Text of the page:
The Israelites needed rescue. And God had a plan.

You could imagine the Israelites felt worried, confused, afraid, even out of control. Pharaoh was powerful and had mistreated them for a long time. What was going to happen? Had God forgotten about them? Did he even care?

Now, there was a man named Moses who lived in Pharaoh’s home (you could say he had been adopted by Pharaoh’s family…see more in Exodus 2). Moses ended up making a big mistake that would have horrible consequences. He knew he had to leave, but he didn’t know where to go. Confused about who he was (an Israelite who grew up in an Egyptian home), Moses found himself in the desert. That’s when God met him in an unusual place, in an unusual way.

Read About It

Finish the rest of the story by reading from Scripture in Exodus 3:1-12 here.

Talk About It

1. What is something that surprised you in this story?

2. What was Pharaoh afraid of? What were the Israelites afraid of? What was Moses afraid of?

3. Sometimes fear can make us feel hopeless. Have you ever felt hopeless? Share about it.

4. How do you think Moses felt when God spoke to him through a burning bush?

5. How was God going to use Moses to help the Israelite people? What promises did God make to Moses?

6. What is something you are hoping for?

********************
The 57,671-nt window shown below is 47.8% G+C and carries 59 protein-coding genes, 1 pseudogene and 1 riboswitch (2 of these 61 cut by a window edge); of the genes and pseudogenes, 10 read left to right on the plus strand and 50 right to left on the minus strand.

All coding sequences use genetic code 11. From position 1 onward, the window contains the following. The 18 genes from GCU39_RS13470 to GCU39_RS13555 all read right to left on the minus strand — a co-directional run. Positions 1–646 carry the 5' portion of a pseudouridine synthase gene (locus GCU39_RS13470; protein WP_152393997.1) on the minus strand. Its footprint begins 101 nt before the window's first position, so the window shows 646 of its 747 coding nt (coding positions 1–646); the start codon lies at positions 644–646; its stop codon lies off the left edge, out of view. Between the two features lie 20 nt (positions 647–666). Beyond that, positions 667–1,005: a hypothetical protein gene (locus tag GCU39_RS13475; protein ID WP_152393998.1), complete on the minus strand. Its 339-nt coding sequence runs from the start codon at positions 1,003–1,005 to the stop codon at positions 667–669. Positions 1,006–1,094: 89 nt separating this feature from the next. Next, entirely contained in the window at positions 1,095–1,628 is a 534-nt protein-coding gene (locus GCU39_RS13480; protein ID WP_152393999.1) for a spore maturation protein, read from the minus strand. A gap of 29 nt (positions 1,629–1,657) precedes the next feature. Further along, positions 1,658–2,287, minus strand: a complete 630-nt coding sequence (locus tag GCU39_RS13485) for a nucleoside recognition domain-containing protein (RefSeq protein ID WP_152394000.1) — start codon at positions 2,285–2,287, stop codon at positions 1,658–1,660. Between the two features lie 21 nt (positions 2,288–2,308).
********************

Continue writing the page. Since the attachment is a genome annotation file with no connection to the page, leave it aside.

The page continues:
Just like God used Moses to free the Israelites and lead them into a new life far beyond what they could ever hope for, God sent Jesus to our world to do the same. This week, we are focusing on Jesus as our hope. While the Israelites were free, they had a long journey ahead to the place God prepared for them. God used Moses to help the Israelites stay hopeful during their journey, particularly when they did not know how God would provide for them along the way.

Sometimes we worry. Sometimes we’re afraid. Sometimes we have hard questions that go unanswered. Sometimes we struggle and don’t feel like anyone is able to help us. When we experience the “hard stuff” of this life, it’s important to have hope. And Jesus came that we might cast our cares on him because he cares for us (1 Peter 5:7).